Boracay...continued, June 17
Having spent the first few days on the island swinging in hammocks and lounging on the beach, we figured it was time to get out and do something different. When walking down the beach path you are often approached by several vendors waving a laminated card in your face saying, "Sir, Mam...Jetski? Snorkel? Parasailing? ATV? Sailing?" Typically, one has to tell them several times that you're not interested, but it isn't more than a few more steps before another approaches.
We were intrigued by the sailing option, having seen many of the small wooden boats sailing up and down the beach at all hours of the day. We got what we felt was a pretty good deal (500 PHP = $12 CDN) for an hour long sunset cruise, and set sail with our young captain Andy and skipper John. Little did we know that showers were included! The boat was surprisingly fast, and with the heavy winds came some good sized waves. The boat would tip from side-to-side and splash massive waves of warm water on us, drenching us from head to toe within minutes. Quite the thrill!
It was great chatting with skipper John and learning about Boracay and the Philippines from his eyes. It's always interesting hearing a local's persective on the land and the changes that happpen when tourism is booming. Even though he was a younger fellow, he told us that 15 years earlier there were only a few motorized boats in operation. Now, the Caticlan area was home to hundreds of boats and large ferries, adding to the tremendous growth to the area.
It seems there are mixed feelings toward the boom in tourism. Obviously it helps create jobs and brings in money to the people, but it kills some of the charm and brings in new problems - mainly pollution and coruption. I get the feeling that the area is well on its way to becoming the new "Phuket" of the Philippines. Although we're heading into the monsoon season, the weather was actually very cooperative. It was windy most of the time and would rain periodically, but mostly the weather was hot and sunny. Cameron naturally got badly sunburnt after spending only 15 minutes in the high noon sun.
Our daily morning routine consisted of walking to the nearby bakery and purchasing a dozen freshy baked sweet mini buns for $0.50. We would then walk across the street to the makeshift fruit market to pick up a bunch of small bananas and green mangos for another $0.50, a great way to start the day for only one dollar! Our afternoons were much of the same. Strolling down the strip, relaxing on the white sandy beaches, snorkeling and swimming in the warm waters, and enjoying lunch under the shade of palm trees. Travelling can be a tough gig at times!
In the evenings we would watch the sunset at one of many beach restaurants, and with our bare feet buried in the sand we'd treat ourselves to freshly caught seafood grilled on the BBQ. One evening we had a full squid stuffed with tomato and onion, a fried whole Talapia fish, and a dozen jumbo clams cooked in an authentic Filipino broth. Add four beers and the final bill was $13 CDN...we contemplated never leaving!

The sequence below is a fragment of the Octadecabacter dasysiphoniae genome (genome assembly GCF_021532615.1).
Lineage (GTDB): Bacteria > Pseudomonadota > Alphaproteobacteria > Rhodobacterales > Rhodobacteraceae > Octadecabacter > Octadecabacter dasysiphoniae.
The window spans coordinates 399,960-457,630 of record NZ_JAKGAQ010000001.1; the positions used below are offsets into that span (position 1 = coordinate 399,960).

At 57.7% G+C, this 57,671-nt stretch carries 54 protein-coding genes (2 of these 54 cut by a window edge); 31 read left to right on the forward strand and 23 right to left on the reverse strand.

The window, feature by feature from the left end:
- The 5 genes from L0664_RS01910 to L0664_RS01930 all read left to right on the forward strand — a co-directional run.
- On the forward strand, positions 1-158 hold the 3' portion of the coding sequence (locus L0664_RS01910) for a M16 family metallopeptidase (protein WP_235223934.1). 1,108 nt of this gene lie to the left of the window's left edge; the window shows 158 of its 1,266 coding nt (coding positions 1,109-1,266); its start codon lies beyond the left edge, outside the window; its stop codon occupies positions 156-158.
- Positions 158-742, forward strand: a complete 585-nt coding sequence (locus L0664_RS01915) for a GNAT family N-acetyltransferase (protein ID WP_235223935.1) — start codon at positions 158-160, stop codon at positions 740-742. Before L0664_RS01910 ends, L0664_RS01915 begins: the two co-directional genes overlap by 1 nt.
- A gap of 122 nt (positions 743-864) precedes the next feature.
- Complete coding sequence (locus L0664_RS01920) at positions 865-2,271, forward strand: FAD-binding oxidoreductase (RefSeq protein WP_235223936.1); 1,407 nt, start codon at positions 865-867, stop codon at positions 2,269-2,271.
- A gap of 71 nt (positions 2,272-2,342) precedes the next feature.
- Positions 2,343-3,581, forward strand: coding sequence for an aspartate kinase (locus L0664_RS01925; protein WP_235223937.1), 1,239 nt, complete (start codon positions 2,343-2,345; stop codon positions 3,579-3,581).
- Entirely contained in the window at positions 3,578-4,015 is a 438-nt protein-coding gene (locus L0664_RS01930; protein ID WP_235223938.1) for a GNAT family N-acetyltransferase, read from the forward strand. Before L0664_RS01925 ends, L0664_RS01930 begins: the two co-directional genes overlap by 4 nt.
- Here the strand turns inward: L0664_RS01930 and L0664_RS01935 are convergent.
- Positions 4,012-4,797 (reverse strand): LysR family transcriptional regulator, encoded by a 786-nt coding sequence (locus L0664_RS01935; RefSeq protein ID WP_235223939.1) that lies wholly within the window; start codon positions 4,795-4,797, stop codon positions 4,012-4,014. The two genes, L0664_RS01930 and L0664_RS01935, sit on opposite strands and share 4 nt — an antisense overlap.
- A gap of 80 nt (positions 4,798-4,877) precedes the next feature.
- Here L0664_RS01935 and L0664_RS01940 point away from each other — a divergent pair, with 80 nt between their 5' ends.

One afternoon we hung out at a family run beachfront hotel/dive shop named the Blue Mango. We would actually recommend staying there to anyone contemplating the trip and not looking for a super budget hostel - it's a very nice place. After lunch we got to chatting with the owner, a older man from Boston who had been living in the Philipppines for years and now has his family operating the business with him. The conversation started because he noticed Nicole talking to a beach vendor about the pearls he was selling. "They're actually really good quality", the hotel owner said to me. "My wife sells them out of a store back in Boston and she's had them appraised. They not bad quality. It's a really good purchase." Well that's all we needed to hear! We made sure to scoop up a few pairs of earings from the vendor for a very reasonable price.
Afterwards, the owner (I can't seem to recall his name) explained why the pearls were so inexpensive. Apparantly about 15-20 years ago, a number of muslim rebels were relocated to some islands in the south. We were told that they were given government grants and funding to produce and maintain pearl farms, as a way to re-enter them back into society. In his opinion, the muslim rebels were only really 'rebels' because they got paid to be a rebel, and they simply had mouths to feed. So we're told this program, and pearl farming operation, was designed help reduce the amount of rebel activity. I'm not sure how well the program worked, or the validity of the information, but it was a very interesting story nevertheless.
So fast forward 20 years to present day Boracay. A group of muslim's have formed the 'Muslim Vendors Association' as a way to create jobs for the community and legitimize the street vending on the island. The product is sent up to Boracay and other tourist hotspots. With the increased supply of pearls, and the limited demand during this low season, we received good quality farmed pearls at incredible prices...so there you have it! We spent the good part of the evening chatting with the owner of the Blue Mango; he has lived in the Philippines for 30 years and has seen a lot of change. It was interesting hearing his views and learning about life in the Philippines from his eyes. But I think his stories are better left told by him...